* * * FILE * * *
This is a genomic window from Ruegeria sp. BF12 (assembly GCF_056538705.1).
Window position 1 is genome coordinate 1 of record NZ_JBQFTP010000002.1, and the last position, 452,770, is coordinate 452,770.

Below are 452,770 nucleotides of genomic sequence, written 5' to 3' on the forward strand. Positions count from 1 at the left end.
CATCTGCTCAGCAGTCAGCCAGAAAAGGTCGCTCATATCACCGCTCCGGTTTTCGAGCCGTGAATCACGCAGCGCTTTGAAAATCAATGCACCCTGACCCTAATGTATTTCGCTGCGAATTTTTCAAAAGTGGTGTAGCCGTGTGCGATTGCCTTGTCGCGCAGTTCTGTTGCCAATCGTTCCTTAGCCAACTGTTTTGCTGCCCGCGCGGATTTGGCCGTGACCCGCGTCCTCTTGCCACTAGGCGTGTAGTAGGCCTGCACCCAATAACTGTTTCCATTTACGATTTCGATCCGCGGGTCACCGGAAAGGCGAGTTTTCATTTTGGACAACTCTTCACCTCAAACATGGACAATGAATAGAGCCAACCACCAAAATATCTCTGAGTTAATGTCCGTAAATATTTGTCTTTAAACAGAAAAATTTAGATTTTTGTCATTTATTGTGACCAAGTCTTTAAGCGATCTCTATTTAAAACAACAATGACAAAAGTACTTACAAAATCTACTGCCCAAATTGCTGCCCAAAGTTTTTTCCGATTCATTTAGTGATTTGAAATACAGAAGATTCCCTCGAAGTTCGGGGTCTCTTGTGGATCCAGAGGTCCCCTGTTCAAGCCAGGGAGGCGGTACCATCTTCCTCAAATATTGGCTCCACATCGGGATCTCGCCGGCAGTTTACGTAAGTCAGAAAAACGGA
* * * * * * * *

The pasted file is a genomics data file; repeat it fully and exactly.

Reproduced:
This is a genomic window from Ruegeria sp. BF12 (assembly GCF_056538705.1).
Window position 1 is genome coordinate 1 of record NZ_JBQFTP010000002.1, and the last position, 452,770, is coordinate 452,770.

Below are 452,770 nucleotides of genomic sequence, written 5' to 3' on the forward strand. Positions count from 1 at the left end.
CATCTGCTCAGCAGTCAGCCAGAAAAGGTCGCTCATATCACCGCTCCGGTTTTCGAGCCGTGAATCACGCAGCGCTTTGAAAATCAATGCACCCTGACCCTAATGTATTTCGCTGCGAATTTTTCAAAAGTGGTGTAGCCGTGTGCGATTGCCTTGTCGCGCAGTTCTGTTGCCAATCGTTCCTTAGCCAACTGTTTTGCTGCCCGCGCGGATTTGGCCGTGACCCGCGTCCTCTTGCCACTAGGCGTGTAGTAGGCCTGCACCCAATAACTGTTTCCATTTACGATTTCGATCCGCGGGTCACCGGAAAGGCGAGTTTTCATTTTGGACAACTCTTCACCTCAAACATGGACAATGAATAGAGCCAACCACCAAAATATCTCTGAGTTAATGTCCGTAAATATTTGTCTTTAAACAGAAAAATTTAGATTTTTGTCATTTATTGTGACCAAGTCTTTAAGCGATCTCTATTTAAAACAACAATGACAAAAGTACTTACAAAATCTACTGCCCAAATTGCTGCCCAAAGTTTTTTCCGATTCATTTAGTGATTTGAAATACAGAAGATTCCCTCGAAGTTCGGGGTCTCTTGTGGATCCAGAGGTCCCCTGTTCAAGCCAGGGAGGCGGTACCATCTTCCTCAAATATTGGCTCCACATCGGGATCTCGCCGGCAGTTTACGTAAGTCAGAAAAACGGA